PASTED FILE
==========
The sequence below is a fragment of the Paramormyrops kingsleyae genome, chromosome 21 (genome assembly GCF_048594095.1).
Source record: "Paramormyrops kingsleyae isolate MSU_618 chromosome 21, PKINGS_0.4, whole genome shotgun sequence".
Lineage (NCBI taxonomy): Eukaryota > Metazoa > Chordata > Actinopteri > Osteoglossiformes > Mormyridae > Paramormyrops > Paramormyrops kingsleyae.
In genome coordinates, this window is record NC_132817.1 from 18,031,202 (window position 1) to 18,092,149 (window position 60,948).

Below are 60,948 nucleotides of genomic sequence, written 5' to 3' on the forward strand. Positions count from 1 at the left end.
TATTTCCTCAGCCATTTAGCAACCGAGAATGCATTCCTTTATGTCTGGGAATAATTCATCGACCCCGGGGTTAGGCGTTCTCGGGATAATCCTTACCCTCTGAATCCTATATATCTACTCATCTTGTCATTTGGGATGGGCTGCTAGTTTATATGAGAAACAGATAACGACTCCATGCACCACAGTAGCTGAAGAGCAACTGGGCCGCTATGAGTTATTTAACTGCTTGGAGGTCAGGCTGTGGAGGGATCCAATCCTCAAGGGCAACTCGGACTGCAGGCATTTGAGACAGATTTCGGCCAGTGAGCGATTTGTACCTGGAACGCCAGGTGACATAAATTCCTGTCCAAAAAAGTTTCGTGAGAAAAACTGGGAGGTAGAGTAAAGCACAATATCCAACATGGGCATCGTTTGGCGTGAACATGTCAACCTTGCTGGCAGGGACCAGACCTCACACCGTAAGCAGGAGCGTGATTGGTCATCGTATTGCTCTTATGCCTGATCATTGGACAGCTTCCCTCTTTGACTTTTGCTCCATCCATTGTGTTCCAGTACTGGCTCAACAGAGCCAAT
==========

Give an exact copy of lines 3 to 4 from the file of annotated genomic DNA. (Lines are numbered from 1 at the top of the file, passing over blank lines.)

Lineage (NCBI taxonomy): Eukaryota > Metazoa > Chordata > Actinopteri > Osteoglossiformes > Mormyridae > Paramormyrops > Paramormyrops kingsleyae.
In genome coordinates, this window is record NC_132817.1 from 18,031,202 (window position 1) to 18,092,149 (window position 60,948).